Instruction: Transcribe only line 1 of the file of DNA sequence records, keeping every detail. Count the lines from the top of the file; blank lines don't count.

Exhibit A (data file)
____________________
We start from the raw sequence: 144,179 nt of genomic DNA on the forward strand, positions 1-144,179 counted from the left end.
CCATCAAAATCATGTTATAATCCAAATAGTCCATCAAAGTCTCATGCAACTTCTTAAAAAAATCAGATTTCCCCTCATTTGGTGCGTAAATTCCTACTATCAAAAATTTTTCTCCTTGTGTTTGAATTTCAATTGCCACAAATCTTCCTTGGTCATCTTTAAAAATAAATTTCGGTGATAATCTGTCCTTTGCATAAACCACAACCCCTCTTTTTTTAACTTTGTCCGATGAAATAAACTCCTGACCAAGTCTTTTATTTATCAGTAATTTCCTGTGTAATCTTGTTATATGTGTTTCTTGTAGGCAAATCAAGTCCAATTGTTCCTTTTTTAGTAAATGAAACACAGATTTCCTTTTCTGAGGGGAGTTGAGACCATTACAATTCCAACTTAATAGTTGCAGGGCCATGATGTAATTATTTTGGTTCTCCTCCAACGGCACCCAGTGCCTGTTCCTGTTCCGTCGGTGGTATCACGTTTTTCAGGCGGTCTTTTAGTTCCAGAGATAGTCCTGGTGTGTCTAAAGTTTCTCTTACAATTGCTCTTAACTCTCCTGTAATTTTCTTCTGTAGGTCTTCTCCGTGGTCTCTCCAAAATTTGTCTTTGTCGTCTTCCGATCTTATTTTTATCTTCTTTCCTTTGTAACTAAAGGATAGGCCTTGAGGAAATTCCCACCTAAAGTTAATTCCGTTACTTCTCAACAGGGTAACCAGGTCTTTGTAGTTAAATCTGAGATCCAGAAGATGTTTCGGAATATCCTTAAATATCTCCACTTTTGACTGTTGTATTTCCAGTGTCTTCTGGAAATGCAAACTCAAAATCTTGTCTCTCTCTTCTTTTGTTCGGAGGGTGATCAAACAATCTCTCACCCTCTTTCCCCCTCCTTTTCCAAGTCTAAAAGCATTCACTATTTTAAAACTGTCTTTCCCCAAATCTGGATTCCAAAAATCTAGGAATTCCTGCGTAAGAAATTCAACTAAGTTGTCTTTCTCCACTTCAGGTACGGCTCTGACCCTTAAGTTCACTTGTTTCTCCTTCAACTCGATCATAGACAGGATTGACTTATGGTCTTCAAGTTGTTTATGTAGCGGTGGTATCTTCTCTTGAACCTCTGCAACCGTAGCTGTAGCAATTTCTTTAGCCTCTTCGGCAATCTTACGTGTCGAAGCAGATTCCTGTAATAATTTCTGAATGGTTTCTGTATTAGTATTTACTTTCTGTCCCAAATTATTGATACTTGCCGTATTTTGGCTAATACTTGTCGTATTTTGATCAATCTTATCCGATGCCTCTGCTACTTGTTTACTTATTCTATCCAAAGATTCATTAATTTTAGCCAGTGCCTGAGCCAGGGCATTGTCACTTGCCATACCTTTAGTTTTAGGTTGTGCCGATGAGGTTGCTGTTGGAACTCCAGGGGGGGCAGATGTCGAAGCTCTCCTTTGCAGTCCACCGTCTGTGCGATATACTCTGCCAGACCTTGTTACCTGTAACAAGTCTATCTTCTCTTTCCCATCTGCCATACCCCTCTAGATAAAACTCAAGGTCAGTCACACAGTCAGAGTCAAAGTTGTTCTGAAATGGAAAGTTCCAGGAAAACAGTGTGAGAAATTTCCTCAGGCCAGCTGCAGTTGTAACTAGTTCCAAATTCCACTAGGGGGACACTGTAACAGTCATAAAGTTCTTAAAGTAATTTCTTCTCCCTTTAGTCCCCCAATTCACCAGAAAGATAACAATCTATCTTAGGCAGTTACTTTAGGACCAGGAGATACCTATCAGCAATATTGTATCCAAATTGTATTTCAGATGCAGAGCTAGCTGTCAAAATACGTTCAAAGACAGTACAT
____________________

We start from the raw sequence: 144,179 nt of genomic DNA on the forward strand, positions 1-144,179 counted from the left end.